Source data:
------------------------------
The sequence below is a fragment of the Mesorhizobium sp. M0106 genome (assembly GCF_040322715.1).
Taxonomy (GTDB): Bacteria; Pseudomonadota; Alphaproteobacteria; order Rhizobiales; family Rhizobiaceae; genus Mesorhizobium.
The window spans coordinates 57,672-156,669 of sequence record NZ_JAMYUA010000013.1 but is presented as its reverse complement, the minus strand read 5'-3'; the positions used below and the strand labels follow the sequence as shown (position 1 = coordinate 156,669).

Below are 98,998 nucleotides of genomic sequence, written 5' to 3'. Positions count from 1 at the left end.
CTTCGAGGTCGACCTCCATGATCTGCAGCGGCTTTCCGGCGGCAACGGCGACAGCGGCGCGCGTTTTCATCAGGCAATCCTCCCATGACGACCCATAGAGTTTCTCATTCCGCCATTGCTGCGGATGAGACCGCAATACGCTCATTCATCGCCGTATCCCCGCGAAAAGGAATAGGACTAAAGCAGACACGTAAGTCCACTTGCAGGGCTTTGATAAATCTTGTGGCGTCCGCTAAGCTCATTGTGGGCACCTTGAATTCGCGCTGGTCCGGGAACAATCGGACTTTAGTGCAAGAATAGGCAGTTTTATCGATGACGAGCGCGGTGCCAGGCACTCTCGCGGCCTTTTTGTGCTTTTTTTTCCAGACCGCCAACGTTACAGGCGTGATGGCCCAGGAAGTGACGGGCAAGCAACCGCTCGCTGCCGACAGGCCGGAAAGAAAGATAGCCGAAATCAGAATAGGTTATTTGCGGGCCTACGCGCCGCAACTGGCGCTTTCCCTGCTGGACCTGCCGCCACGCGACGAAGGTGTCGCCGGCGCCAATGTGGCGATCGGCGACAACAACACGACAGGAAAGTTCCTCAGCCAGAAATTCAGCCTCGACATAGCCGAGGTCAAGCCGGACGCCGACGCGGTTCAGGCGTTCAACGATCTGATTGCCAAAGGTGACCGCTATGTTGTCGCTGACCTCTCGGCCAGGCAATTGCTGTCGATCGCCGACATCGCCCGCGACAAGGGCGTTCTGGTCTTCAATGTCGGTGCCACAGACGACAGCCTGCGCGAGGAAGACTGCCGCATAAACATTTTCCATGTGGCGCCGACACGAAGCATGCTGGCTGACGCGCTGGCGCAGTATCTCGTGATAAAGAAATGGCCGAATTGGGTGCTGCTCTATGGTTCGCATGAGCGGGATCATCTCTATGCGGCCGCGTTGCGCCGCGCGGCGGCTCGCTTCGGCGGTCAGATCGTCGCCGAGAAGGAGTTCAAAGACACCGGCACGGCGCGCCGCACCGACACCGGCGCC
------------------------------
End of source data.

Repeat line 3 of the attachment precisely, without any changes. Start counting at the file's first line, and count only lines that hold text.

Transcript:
The window spans coordinates 57,672-156,669 of sequence record NZ_JAMYUA010000013.1 but is presented as its reverse complement, the minus strand read 5'-3'; the positions used below and the strand labels follow the sequence as shown (position 1 = coordinate 156,669).